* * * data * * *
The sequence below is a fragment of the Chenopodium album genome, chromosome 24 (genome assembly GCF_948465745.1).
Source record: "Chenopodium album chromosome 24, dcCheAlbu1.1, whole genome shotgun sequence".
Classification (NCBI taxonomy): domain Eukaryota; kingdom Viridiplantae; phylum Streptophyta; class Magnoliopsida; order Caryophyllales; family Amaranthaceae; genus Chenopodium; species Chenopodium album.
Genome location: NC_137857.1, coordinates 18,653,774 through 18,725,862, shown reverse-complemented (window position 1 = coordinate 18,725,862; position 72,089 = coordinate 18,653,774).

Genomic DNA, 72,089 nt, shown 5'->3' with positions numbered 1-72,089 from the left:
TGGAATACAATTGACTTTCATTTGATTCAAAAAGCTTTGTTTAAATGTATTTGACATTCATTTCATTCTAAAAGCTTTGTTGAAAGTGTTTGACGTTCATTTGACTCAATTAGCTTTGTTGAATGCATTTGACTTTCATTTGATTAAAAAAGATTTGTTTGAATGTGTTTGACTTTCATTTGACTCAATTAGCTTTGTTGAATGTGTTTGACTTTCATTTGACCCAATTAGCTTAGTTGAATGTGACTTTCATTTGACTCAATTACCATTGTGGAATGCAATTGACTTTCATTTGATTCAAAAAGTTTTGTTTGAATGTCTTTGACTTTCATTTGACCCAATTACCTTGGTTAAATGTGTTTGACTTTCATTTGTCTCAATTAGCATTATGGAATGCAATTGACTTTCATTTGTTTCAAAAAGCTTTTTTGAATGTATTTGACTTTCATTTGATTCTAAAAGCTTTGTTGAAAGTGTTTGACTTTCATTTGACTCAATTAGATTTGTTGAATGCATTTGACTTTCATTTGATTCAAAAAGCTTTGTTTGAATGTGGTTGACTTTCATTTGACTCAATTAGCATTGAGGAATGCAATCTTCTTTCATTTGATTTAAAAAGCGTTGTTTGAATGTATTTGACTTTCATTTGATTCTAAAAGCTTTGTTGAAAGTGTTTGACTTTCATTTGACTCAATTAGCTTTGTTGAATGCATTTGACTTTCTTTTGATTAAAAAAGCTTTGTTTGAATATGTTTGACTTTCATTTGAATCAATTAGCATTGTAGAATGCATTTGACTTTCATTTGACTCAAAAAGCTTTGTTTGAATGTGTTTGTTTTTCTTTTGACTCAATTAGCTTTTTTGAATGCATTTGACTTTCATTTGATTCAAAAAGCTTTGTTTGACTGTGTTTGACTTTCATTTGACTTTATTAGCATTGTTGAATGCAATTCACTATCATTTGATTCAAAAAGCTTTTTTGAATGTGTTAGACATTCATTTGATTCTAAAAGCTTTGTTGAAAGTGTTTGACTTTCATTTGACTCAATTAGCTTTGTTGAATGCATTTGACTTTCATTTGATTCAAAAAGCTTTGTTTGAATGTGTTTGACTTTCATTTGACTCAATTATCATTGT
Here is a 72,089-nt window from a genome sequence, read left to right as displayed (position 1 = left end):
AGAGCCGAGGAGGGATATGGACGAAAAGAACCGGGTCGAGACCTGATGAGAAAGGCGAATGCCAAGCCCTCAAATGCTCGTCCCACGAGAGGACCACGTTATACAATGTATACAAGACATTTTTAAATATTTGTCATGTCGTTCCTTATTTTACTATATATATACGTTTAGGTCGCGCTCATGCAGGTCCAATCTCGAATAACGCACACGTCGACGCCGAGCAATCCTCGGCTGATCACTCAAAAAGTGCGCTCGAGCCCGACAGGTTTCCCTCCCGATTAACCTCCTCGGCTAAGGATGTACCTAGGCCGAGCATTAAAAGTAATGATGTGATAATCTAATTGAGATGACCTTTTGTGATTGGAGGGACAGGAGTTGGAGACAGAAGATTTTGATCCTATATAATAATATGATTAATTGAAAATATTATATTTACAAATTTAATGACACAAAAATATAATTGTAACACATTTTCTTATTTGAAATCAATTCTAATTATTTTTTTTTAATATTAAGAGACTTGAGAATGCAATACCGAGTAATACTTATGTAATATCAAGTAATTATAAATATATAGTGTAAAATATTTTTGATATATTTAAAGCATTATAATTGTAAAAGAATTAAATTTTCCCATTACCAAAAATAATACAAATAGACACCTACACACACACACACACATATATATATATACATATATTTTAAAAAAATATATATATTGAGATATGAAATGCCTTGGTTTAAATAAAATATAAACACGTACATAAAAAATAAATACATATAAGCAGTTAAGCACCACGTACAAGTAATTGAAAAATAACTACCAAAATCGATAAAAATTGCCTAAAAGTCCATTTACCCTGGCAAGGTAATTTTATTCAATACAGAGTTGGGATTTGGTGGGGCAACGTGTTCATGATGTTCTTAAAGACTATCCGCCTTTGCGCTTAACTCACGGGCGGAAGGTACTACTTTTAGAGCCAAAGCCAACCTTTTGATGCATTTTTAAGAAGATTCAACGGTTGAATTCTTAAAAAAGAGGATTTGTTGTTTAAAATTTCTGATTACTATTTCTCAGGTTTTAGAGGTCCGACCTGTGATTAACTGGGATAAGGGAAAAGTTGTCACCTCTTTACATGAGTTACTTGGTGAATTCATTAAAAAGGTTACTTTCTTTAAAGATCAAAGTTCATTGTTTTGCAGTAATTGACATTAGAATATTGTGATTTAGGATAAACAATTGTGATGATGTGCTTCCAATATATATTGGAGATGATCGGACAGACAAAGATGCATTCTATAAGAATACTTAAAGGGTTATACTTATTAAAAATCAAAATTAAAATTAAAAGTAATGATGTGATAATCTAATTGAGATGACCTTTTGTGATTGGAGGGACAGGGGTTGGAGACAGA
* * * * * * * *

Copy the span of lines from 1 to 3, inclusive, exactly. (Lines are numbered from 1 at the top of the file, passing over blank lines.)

The sequence below is a fragment of the Chenopodium album genome, chromosome 24 (genome assembly GCF_948465745.1).
Source record: "Chenopodium album chromosome 24, dcCheAlbu1.1, whole genome shotgun sequence".
Classification (NCBI taxonomy): domain Eukaryota; kingdom Viridiplantae; phylum Streptophyta; class Magnoliopsida; order Caryophyllales; family Amaranthaceae; genus Chenopodium; species Chenopodium album.